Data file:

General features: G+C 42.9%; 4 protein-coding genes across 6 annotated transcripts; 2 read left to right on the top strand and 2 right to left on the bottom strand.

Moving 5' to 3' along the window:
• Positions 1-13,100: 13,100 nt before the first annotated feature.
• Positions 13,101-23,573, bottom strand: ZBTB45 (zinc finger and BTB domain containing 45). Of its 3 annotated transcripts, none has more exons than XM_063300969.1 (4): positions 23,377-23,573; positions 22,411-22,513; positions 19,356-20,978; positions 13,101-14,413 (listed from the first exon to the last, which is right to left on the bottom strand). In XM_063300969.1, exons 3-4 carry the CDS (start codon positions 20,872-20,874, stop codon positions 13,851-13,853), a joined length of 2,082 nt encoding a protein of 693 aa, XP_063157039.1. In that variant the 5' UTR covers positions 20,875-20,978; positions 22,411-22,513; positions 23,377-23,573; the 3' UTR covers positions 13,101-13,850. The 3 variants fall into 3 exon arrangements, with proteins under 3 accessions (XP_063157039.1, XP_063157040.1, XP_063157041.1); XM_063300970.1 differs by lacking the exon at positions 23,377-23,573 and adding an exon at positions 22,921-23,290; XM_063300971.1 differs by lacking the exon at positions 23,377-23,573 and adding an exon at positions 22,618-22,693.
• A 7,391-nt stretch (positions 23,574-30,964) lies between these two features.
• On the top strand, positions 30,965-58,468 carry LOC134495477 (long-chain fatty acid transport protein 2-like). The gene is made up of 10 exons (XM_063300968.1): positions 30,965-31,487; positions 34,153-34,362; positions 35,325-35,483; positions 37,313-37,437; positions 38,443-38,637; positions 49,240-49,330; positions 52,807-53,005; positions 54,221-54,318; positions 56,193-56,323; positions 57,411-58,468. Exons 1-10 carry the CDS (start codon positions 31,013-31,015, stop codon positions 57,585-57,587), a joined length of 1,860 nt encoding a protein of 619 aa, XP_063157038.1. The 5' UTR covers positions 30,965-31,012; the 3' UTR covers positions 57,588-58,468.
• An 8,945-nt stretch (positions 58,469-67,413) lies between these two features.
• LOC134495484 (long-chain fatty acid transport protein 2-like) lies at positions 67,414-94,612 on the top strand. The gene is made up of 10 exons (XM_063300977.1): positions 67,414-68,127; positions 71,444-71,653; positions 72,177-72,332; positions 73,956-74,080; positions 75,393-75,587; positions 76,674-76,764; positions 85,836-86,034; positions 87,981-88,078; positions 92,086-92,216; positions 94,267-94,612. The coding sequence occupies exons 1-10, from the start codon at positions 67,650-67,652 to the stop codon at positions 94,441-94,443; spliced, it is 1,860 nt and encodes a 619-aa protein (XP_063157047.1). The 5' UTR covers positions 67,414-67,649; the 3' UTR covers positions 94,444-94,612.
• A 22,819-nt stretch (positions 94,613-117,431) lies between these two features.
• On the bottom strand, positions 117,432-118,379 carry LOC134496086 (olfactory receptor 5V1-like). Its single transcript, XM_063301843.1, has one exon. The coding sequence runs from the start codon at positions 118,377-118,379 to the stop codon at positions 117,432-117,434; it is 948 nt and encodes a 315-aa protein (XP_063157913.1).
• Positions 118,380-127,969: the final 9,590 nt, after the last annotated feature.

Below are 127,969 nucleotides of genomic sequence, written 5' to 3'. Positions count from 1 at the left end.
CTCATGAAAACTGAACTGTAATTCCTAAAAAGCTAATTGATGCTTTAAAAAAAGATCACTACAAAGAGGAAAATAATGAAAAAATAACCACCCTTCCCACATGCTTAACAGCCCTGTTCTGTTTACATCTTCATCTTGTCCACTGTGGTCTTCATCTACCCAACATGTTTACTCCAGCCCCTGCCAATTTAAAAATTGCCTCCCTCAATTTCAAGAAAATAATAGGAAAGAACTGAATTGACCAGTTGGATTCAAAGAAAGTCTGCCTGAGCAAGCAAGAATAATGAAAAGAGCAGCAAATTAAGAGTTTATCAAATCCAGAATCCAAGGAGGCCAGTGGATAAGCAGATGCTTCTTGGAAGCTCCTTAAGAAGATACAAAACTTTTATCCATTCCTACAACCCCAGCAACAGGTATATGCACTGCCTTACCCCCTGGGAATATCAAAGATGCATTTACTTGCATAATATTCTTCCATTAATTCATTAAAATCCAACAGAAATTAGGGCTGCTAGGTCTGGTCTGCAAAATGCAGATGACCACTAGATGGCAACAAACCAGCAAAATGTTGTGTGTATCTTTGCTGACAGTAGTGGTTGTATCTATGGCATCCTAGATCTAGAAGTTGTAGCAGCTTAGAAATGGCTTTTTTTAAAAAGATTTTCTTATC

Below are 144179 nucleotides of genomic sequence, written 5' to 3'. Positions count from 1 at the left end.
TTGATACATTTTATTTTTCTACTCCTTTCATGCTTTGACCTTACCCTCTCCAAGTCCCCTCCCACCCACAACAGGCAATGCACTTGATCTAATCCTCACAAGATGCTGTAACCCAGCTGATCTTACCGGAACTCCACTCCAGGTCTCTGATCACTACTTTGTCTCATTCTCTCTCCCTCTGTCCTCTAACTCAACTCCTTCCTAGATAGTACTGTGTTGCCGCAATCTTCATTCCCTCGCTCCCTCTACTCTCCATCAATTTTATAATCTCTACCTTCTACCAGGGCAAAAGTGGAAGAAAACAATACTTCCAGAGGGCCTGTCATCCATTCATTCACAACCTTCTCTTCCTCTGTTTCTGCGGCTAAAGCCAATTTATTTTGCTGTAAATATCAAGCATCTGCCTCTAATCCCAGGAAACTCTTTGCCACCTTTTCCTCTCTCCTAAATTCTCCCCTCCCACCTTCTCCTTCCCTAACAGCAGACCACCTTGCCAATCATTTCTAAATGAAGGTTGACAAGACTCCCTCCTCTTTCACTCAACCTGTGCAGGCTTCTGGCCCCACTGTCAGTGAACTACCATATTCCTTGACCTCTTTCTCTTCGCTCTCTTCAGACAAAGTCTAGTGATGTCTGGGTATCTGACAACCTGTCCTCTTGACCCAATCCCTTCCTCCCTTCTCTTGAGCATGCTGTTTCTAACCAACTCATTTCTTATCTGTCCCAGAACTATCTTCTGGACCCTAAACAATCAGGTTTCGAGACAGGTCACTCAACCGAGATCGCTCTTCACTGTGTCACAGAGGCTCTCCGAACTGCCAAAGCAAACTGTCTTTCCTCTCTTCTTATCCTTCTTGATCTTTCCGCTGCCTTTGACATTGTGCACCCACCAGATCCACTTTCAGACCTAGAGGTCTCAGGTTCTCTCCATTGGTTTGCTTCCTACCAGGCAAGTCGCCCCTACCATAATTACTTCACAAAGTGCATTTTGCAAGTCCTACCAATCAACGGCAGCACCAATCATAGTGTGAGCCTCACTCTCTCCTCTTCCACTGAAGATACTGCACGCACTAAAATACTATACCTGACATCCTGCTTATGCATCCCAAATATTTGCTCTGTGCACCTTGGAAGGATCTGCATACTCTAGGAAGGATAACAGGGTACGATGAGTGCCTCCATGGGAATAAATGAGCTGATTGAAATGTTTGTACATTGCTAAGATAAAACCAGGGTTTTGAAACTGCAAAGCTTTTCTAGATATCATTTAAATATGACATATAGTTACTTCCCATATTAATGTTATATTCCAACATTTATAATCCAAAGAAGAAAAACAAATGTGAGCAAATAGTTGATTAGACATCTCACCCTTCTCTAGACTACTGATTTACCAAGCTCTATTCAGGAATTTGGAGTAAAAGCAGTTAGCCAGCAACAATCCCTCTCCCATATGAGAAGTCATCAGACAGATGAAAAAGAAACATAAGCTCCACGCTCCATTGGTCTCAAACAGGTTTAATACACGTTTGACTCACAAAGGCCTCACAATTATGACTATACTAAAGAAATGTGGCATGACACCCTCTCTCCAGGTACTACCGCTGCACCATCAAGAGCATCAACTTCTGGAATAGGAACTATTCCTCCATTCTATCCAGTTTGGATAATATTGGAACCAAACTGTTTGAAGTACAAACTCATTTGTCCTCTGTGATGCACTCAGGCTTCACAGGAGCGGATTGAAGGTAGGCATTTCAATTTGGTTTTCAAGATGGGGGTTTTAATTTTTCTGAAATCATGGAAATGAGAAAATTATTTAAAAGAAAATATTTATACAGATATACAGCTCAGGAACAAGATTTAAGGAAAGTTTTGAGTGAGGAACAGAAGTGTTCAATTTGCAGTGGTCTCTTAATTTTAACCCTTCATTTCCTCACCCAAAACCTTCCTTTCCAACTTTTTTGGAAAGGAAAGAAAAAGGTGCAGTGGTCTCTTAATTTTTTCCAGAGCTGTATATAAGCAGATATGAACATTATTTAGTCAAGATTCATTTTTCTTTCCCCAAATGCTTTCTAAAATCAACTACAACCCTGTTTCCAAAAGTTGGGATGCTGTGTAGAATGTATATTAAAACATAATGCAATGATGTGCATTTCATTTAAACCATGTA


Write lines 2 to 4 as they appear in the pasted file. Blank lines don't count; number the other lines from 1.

Moving 5' to 3' along the window:
• Positions 1-13,100: 13,100 nt before the first annotated feature.
• Positions 13,101-23,573, bottom strand: ZBTB45 (zinc finger and BTB domain containing 45). Of its 3 annotated transcripts, none has more exons than XM_063300969.1 (4): positions 23,377-23,573; positions 22,411-22,513; positions 19,356-20,978; positions 13,101-14,413 (listed from the first exon to the last, which is right to left on the bottom strand). In XM_063300969.1, exons 3-4 carry the CDS (start codon positions 20,872-20,874, stop codon positions 13,851-13,853), a joined length of 2,082 nt encoding a protein of 693 aa, XP_063157039.1. In that variant the 5' UTR covers positions 20,875-20,978; positions 22,411-22,513; positions 23,377-23,573; the 3' UTR covers positions 13,101-13,850. The 3 variants fall into 3 exon arrangements, with proteins under 3 accessions (XP_063157039.1, XP_063157040.1, XP_063157041.1); XM_063300970.1 differs by lacking the exon at positions 23,377-23,573 and adding an exon at positions 22,921-23,290; XM_063300971.1 differs by lacking the exon at positions 23,377-23,573 and adding an exon at positions 22,618-22,693.